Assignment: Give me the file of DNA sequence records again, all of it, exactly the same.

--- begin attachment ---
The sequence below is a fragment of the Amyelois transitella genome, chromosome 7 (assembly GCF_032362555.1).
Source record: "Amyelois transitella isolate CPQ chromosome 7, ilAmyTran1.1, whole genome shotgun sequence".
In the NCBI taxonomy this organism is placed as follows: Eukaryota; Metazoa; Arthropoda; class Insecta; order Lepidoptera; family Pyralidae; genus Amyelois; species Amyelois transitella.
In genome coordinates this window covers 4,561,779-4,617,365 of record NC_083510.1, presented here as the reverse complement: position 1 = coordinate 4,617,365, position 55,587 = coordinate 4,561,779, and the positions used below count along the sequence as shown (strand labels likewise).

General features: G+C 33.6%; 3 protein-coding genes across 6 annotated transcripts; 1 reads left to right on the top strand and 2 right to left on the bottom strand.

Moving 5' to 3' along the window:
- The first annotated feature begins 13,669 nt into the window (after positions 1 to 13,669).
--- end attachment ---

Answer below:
The sequence below is a fragment of the Amyelois transitella genome, chromosome 7 (assembly GCF_032362555.1).
Source record: "Amyelois transitella isolate CPQ chromosome 7, ilAmyTran1.1, whole genome shotgun sequence".
In the NCBI taxonomy this organism is placed as follows: Eukaryota; Metazoa; Arthropoda; class Insecta; order Lepidoptera; family Pyralidae; genus Amyelois; species Amyelois transitella.
In genome coordinates this window covers 4,561,779-4,617,365 of record NC_083510.1, presented here as the reverse complement: position 1 = coordinate 4,617,365, position 55,587 = coordinate 4,561,779, and the positions used below count along the sequence as shown (strand labels likewise).

General features: G+C 33.6%; 3 protein-coding genes across 6 annotated transcripts; 1 reads left to right on the top strand and 2 right to left on the bottom strand.

Moving 5' to 3' along the window:
- The first annotated feature begins 13,669 nt into the window (after positions 1 to 13,669).